At the close of the nineteenth century, the Democratic Party in North Carolina engineered a white supremacy revolution. Frustrated by decades of African American self-assertion and threatened by an interracial coalition advocating democratic reforms, white conservatives used violence, demagoguery, and fraud to seize political power and disenfranchise black citizens. The most notorious episode of the campaign was the Wilmington "race riot" of 1898, which claimed the lives of many black residents and rolled back decades of progress for African Americans in the state. Published on the centennial of the Wilmington race riot, Democracy Betrayed draws together the best new scholarship on the events of 1898 and their aftermath. Contributors to this important book hope to draw public attention to the tragedy, to honor its victims, and to bring a clear and timely historical voice to the debate over its legacy. The contributors are David S. Cecelski, William H. Chafe, Laura F. Edwards, Raymond Gavins, Glenda E. Gilmore, John Haley, Michael Honey, Stephen Kantrowitz, H. Leon Prather Sr., Timothy B. Tyson, LeeAnn Whites, and Richard Yarborough.
In a bold work that cuts across racial, ethnic, cultural, and national boundaries, Sheila Smith McKoy reveals how race colors the idea of violence in the United States and in South Africa--two countries inevitably and inextricably linked by the central role of skin color in personal and national identity. Although race riots are usually seen as black events in both the United States and South Africa, they have played a significant role in shaping the concept of whiteness and white power in both nations. This emerges clearly from Smith McKoy's examination of four riots that demonstrate the relationship between the two nations and the apartheid practices that have historically defined them: North Carolina's Wilmington Race Riot of 1898; the Soweto Uprising of 1976; the Los Angeles Rebellion in 1992; and the pre-election riot in Mmabatho, Bhoputhatswana in 1994. Pursuing these events through narratives, media reports, and film, Smith McKoy shows how white racial violence has been disguised by race riots in the political and power structures of both the United States and South Africa. The first transnational study to probe the abiding inclination to "blacken" riots, When Whites Riot unravels the connection between racial violence--both the white and the "raced"--in the United States and South Africa, as well as the social dynamics that this connection sustains.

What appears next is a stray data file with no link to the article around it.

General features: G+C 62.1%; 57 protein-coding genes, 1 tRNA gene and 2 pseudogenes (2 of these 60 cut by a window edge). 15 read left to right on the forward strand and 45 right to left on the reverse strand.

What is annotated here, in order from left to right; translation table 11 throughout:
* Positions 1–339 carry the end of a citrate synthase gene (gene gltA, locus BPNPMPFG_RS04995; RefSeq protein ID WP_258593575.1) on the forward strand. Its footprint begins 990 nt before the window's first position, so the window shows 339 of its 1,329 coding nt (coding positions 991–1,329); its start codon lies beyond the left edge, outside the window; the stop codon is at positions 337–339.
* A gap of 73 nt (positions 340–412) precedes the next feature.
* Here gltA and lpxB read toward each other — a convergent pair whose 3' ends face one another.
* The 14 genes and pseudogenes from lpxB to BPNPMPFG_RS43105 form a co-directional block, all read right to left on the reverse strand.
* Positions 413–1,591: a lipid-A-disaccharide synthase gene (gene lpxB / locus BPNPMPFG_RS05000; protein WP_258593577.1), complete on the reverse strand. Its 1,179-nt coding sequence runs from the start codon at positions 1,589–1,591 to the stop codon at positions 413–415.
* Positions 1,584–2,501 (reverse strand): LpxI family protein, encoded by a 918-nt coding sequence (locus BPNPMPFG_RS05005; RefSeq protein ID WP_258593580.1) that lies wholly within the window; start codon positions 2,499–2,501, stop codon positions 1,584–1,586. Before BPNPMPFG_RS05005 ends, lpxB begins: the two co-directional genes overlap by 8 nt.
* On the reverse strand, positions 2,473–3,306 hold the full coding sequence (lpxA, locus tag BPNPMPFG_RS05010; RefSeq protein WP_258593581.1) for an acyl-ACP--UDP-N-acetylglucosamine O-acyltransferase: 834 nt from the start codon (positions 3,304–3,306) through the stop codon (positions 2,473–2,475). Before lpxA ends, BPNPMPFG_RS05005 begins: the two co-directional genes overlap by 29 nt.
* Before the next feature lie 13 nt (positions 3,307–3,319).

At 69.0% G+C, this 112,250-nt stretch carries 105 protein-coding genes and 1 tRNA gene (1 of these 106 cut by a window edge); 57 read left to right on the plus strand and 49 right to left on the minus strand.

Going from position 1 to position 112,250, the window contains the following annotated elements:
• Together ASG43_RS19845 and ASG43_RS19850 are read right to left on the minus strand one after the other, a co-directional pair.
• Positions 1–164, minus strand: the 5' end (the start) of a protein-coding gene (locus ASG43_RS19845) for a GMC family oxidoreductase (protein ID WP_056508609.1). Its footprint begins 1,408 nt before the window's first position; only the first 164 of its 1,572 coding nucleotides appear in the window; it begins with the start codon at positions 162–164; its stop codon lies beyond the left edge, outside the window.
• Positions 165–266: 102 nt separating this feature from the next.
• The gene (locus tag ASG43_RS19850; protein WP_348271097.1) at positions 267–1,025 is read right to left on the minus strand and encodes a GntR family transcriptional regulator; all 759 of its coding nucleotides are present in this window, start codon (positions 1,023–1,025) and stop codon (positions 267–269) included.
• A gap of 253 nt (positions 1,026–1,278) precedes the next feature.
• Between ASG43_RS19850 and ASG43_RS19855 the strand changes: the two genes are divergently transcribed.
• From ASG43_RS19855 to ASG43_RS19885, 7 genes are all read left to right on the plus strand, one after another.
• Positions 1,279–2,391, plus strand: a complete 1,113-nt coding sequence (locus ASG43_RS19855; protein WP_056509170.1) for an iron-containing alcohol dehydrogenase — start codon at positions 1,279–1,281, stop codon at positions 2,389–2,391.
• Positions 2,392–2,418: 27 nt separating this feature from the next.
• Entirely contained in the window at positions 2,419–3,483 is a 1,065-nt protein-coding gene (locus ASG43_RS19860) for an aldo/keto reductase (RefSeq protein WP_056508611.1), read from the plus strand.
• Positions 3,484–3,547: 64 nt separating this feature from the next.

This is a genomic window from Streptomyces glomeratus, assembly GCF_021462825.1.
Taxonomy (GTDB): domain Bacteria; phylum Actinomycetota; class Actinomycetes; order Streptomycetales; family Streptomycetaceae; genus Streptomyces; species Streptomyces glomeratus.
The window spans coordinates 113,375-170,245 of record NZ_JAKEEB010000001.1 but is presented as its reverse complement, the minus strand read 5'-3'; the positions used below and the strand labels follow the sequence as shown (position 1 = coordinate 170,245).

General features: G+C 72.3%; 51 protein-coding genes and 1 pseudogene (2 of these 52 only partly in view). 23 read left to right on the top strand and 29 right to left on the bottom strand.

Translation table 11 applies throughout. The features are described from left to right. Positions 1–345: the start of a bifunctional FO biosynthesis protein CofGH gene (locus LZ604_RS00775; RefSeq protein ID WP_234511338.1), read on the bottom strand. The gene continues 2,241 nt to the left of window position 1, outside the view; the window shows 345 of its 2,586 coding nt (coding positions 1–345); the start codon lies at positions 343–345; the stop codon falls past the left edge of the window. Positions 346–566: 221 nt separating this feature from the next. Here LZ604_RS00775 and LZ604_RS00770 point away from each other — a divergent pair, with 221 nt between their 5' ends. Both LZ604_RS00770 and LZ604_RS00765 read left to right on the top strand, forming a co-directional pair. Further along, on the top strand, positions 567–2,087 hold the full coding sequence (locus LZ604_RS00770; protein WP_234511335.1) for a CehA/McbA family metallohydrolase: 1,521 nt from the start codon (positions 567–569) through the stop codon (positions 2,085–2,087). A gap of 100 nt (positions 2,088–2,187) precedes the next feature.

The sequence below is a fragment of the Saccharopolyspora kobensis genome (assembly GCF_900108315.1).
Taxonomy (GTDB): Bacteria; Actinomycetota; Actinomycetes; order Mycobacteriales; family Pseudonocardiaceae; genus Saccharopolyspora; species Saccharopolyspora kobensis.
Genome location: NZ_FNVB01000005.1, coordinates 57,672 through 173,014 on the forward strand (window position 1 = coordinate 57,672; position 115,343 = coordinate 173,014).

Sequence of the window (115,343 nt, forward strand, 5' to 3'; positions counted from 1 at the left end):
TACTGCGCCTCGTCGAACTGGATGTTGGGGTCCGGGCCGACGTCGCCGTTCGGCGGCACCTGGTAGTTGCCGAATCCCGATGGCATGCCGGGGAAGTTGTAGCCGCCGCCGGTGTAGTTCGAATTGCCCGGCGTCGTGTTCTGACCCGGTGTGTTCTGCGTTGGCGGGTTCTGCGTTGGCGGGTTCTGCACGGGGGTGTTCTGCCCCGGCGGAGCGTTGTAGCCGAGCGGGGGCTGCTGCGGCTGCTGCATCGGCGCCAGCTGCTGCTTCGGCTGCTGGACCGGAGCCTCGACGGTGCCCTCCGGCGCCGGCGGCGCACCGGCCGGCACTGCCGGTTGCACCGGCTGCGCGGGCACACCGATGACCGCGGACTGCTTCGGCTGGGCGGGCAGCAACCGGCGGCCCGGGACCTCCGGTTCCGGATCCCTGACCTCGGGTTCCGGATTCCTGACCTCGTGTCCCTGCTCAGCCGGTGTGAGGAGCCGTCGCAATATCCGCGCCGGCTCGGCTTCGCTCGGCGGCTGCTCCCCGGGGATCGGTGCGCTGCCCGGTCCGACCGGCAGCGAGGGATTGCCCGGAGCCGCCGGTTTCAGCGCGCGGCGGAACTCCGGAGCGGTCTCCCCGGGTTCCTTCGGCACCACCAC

A revealing work of public history that shows how communities remember their pasts in different ways to fit specific narratives, Race, Place, and Memory charts the ebb and flow of racial tension in Wilmington, North Carolina, from the 1730s to the present day.Margaret Mulrooney argues that while the port city has long celebrated its white colonial revolutionary origins, it has ignored the revolutionary acts of its African American citizens who also demanded freedom--first from slavery and later from Jim Crow discrimination. Lingering beneath the surface of daily life, she shows, are collective memories of violence and alienation that were exacerbated by the Wilmington Race Riot of 1898 and racial conflicts that occurred in the city throughout the twentieth century. Critically evaluating the riot's centennial commemoration, which she helped organize, Mulrooney makes a case for public history projects that recognize the history-making authority of all community members and prompt us to reconsider the memories we inherit.